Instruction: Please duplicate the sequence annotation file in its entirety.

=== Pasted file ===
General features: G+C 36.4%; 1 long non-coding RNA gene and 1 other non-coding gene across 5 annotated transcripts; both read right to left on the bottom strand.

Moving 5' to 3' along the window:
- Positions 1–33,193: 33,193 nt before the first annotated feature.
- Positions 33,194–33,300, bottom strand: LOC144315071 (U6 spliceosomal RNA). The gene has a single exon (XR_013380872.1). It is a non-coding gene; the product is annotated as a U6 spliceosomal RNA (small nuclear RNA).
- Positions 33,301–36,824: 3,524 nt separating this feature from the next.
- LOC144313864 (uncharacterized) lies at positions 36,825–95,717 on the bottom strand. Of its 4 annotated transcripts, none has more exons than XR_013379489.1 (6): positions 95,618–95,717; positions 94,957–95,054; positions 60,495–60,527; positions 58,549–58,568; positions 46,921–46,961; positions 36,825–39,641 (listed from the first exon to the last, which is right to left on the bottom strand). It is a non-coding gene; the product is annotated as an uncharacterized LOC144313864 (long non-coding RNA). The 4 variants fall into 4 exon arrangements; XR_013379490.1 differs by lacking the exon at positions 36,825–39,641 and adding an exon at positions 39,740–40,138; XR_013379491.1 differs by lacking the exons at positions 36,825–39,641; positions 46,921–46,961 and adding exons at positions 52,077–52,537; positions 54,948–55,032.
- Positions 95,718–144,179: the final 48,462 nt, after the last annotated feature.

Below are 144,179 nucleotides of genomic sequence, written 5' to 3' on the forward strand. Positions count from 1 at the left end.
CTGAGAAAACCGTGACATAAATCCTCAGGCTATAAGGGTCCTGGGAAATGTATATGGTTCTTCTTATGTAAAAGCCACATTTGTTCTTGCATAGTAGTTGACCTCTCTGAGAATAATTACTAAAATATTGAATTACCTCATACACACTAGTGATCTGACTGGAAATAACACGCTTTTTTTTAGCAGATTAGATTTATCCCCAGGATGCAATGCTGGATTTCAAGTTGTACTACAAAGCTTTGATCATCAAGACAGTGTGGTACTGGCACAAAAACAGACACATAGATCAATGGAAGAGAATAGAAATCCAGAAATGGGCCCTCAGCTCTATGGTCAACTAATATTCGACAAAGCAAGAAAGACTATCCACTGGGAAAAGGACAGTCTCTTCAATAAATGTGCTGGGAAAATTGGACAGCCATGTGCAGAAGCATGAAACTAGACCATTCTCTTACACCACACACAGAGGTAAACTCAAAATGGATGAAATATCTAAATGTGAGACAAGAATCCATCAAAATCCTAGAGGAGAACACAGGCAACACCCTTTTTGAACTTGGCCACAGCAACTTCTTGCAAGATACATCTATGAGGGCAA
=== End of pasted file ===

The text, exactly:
General features: G+C 36.4%; 1 long non-coding RNA gene and 1 other non-coding gene across 5 annotated transcripts; both read right to left on the bottom strand.

Moving 5' to 3' along the window:
- Positions 1–33,193: 33,193 nt before the first annotated feature.
- Positions 33,194–33,300, bottom strand: LOC144315071 (U6 spliceosomal RNA). The gene has a single exon (XR_013380872.1). It is a non-coding gene; the product is annotated as a U6 spliceosomal RNA (small nuclear RNA).
- Positions 33,301–36,824: 3,524 nt separating this feature from the next.
- LOC144313864 (uncharacterized) lies at positions 36,825–95,717 on the bottom strand. Of its 4 annotated transcripts, none has more exons than XR_013379489.1 (6): positions 95,618–95,717; positions 94,957–95,054; positions 60,495–60,527; positions 58,549–58,568; positions 46,921–46,961; positions 36,825–39,641 (listed from the first exon to the last, which is right to left on the bottom strand). It is a non-coding gene; the product is annotated as an uncharacterized LOC144313864 (long non-coding RNA). The 4 variants fall into 4 exon arrangements; XR_013379490.1 differs by lacking the exon at positions 36,825–39,641 and adding an exon at positions 39,740–40,138; XR_013379491.1 differs by lacking the exons at positions 36,825–39,641; positions 46,921–46,961 and adding exons at positions 52,077–52,537; positions 54,948–55,032.
- Positions 95,718–144,179: the final 48,462 nt, after the last annotated feature.

Below are 144,179 nucleotides of genomic sequence, written 5' to 3' on the forward strand. Positions count from 1 at the left end.
CTGAGAAAACCGTGACATAAATCCTCAGGCTATAAGGGTCCTGGGAAATGTATATGGTTCTTCTTATGTAAAAGCCACATTTGTTCTTGCATAGTAGTTGACCTCTCTGAGAATAATTACTAAAATATTGAATTACCTCATACACACTAGTGATCTGACTGGAAATAACACGCTTTTTTTTAGCAGATTAGATTTATCCCCAGGATGCAATGCTGGATTTCAAGTTGTACTACAAAGCTTTGATCATCAAGACAGTGTGGTACTGGCACAAAAACAGACACATAGATCAATGGAAGAGAATAGAAATCCAGAAATGGGCCCTCAGCTCTATGGTCAACTAATATTCGACAAAGCAAGAAAGACTATCCACTGGGAAAAGGACAGTCTCTTCAATAAATGTGCTGGGAAAATTGGACAGCCATGTGCAGAAGCATGAAACTAGACCATTCTCTTACACCACACACAGAGGTAAACTCAAAATGGATGAAATATCTAAATGTGAGACAAGAATCCATCAAAATCCTAGAGGAGAACACAGGCAACACCCTTTTTGAACTTGGCCACAGCAACTTCTTGCAAGATACATCTATGAGGGCAA